Humanized bone marrow-liver-thymus (HuBLT) mice are a revolutionary small-animal model that has facilitated the study of human immune function and human-restricted pathogens, including human immunodeficiency virus type 1 (HIV-1). These mice recapitulate many aspects of acute and chronic HIV-1 infection, but exhibit weak and variable T-cell responses when challenged with HIV-1, hindering our ability to confidently detect HIV-1-specific responses or vaccine effects. To identify the cause of this, we comprehensively analyzed T-cell development, diversity, and function in HuBLT mice. We found that virtually all HuBLT were well-reconstituted with T cells and had intact TCRβ sequence diversity, thymic development, and differentiation to memory and effector cells. However, there was poor CD4+ and CD8+ T-cell responsiveness to physiologic stimuli and decreased TH1 polarization that correlated with deficient reconstitution of innate immune cells, in particular monocytes. HIV-1 infection of HuBLT mice showed that mice with higher monocyte reconstitution exhibited greater CD8+ T cells responses and HIV-1 viral evolution within predicted HLA-restricted epitopes. Thus, T-cell responses to immune challenges are blunted in HuBLT mice due to a deficiency of innate immune cells, and future efforts to improve the model for HIV-1 immune response and vaccine studies need to be aimed at restoring innate immune reconstitution.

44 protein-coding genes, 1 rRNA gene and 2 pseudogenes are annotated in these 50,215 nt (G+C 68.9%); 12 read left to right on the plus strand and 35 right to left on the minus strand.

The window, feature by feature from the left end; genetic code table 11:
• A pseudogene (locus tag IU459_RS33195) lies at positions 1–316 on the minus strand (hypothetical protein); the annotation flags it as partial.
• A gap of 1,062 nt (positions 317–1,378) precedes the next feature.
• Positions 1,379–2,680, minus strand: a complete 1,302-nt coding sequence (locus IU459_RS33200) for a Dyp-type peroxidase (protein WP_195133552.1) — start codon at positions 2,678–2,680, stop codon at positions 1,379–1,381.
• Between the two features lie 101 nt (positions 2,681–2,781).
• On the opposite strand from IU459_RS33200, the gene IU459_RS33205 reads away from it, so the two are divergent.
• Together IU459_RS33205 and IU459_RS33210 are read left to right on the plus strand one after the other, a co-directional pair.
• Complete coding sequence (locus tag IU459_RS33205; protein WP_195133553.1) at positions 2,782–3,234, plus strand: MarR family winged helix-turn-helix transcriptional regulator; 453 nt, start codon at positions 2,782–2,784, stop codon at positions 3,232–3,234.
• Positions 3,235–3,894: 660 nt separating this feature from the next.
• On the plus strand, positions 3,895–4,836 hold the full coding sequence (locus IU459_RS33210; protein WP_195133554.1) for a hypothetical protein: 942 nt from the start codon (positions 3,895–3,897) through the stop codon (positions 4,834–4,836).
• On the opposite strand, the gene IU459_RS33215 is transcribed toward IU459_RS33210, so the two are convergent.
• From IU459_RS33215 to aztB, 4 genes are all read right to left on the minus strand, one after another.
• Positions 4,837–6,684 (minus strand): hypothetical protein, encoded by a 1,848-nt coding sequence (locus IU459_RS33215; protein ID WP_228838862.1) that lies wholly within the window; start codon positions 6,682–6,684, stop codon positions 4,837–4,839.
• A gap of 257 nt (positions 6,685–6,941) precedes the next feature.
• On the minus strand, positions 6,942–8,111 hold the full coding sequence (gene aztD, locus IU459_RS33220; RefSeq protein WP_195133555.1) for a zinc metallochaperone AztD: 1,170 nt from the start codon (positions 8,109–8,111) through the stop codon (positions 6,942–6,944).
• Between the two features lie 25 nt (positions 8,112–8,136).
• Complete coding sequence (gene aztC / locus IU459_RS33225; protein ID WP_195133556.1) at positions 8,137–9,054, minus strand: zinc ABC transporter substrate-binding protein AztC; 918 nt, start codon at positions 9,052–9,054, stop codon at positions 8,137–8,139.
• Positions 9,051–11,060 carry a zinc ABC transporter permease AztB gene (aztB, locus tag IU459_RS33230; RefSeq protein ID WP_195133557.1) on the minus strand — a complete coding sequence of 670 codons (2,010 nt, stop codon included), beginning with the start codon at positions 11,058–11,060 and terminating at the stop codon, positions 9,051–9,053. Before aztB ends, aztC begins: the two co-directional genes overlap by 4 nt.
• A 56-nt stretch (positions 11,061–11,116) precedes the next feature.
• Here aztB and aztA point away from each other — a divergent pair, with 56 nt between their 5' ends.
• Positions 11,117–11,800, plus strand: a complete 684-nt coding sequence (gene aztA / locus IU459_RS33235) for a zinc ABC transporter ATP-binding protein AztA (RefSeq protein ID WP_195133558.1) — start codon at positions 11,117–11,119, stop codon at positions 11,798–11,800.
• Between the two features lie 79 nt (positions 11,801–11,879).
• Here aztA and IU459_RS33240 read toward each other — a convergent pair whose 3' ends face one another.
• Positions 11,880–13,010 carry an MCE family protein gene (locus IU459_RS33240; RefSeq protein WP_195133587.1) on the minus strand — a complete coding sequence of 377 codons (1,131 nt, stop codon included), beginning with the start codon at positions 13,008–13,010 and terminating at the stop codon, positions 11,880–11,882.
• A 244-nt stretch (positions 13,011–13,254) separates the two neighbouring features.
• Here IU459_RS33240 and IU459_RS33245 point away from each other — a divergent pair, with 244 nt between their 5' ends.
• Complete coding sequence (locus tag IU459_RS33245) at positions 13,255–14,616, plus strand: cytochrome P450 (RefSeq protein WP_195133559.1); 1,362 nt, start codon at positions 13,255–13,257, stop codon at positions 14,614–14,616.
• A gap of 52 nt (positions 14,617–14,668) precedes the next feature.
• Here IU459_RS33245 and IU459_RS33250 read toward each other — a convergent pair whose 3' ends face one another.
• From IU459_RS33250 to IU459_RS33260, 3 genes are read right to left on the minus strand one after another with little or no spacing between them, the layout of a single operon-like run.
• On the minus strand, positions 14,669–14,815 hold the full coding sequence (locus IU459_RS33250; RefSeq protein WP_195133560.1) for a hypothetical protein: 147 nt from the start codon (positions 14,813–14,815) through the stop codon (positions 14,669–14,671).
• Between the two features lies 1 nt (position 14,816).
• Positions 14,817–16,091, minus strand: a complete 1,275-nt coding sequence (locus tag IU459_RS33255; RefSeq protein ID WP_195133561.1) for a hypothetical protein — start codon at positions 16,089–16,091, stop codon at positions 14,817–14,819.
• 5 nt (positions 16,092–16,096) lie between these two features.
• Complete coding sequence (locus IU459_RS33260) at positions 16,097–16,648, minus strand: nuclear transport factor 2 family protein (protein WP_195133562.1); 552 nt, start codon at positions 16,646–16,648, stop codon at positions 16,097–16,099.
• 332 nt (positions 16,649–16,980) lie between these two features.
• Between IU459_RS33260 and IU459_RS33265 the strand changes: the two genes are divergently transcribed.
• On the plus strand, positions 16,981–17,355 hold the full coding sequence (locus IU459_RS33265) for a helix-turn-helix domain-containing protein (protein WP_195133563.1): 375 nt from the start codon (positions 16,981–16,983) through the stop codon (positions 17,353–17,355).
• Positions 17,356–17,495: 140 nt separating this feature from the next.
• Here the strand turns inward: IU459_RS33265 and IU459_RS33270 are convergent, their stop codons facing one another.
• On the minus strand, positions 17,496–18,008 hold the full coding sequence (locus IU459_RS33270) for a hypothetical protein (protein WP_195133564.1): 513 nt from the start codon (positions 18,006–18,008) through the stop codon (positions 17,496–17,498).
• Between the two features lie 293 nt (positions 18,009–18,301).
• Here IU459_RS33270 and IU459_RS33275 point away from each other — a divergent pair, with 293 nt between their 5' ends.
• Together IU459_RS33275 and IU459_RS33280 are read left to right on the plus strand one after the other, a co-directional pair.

Keywords: BLT; HIV-1; HuBLT; T cells; humanized mice; innate immunity.
Copyright © 2021 Garcia-Beltran, Claiborne, Maldini, Phelps, Vrbanac, Karpel, Krupp, Power, Boutwell, Balazs, Tager, Altfeld and Allen.